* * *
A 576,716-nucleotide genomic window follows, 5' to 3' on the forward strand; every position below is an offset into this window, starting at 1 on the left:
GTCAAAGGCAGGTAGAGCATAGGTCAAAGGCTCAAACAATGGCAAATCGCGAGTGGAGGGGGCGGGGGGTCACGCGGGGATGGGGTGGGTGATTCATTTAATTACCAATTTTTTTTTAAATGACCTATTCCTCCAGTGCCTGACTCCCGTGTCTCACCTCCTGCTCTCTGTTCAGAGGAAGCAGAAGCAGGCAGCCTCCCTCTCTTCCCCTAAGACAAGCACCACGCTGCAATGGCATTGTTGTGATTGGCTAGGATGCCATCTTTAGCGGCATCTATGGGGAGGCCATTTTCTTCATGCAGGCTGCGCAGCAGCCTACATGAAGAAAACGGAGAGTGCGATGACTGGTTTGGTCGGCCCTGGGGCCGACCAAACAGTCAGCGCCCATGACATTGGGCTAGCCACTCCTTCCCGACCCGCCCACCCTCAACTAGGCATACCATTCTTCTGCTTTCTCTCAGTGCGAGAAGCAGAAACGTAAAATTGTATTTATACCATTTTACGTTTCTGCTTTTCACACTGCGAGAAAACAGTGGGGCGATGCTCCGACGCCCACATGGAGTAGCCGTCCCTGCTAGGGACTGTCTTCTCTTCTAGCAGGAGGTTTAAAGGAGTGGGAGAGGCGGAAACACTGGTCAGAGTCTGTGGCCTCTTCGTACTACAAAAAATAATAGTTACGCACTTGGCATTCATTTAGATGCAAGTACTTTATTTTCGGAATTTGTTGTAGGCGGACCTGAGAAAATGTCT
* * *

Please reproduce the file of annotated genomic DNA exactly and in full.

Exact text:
A 576,716-nucleotide genomic window follows, 5' to 3' on the forward strand; every position below is an offset into this window, starting at 1 on the left:
GTCAAAGGCAGGTAGAGCATAGGTCAAAGGCTCAAACAATGGCAAATCGCGAGTGGAGGGGGCGGGGGGTCACGCGGGGATGGGGTGGGTGATTCATTTAATTACCAATTTTTTTTTAAATGACCTATTCCTCCAGTGCCTGACTCCCGTGTCTCACCTCCTGCTCTCTGTTCAGAGGAAGCAGAAGCAGGCAGCCTCCCTCTCTTCCCCTAAGACAAGCACCACGCTGCAATGGCATTGTTGTGATTGGCTAGGATGCCATCTTTAGCGGCATCTATGGGGAGGCCATTTTCTTCATGCAGGCTGCGCAGCAGCCTACATGAAGAAAACGGAGAGTGCGATGACTGGTTTGGTCGGCCCTGGGGCCGACCAAACAGTCAGCGCCCATGACATTGGGCTAGCCACTCCTTCCCGACCCGCCCACCCTCAACTAGGCATACCATTCTTCTGCTTTCTCTCAGTGCGAGAAGCAGAAACGTAAAATTGTATTTATACCATTTTACGTTTCTGCTTTTCACACTGCGAGAAAACAGTGGGGCGATGCTCCGACGCCCACATGGAGTAGCCGTCCCTGCTAGGGACTGTCTTCTCTTCTAGCAGGAGGTTTAAAGGAGTGGGAGAGGCGGAAACACTGGTCAGAGTCTGTGGCCTCTTCGTACTACAAAAAATAATAGTTACGCACTTGGCATTCATTTAGATGCAAGTACTTTATTTTCGGAATTTGTTGTAGGCGGACCTGAGAAAATGTCT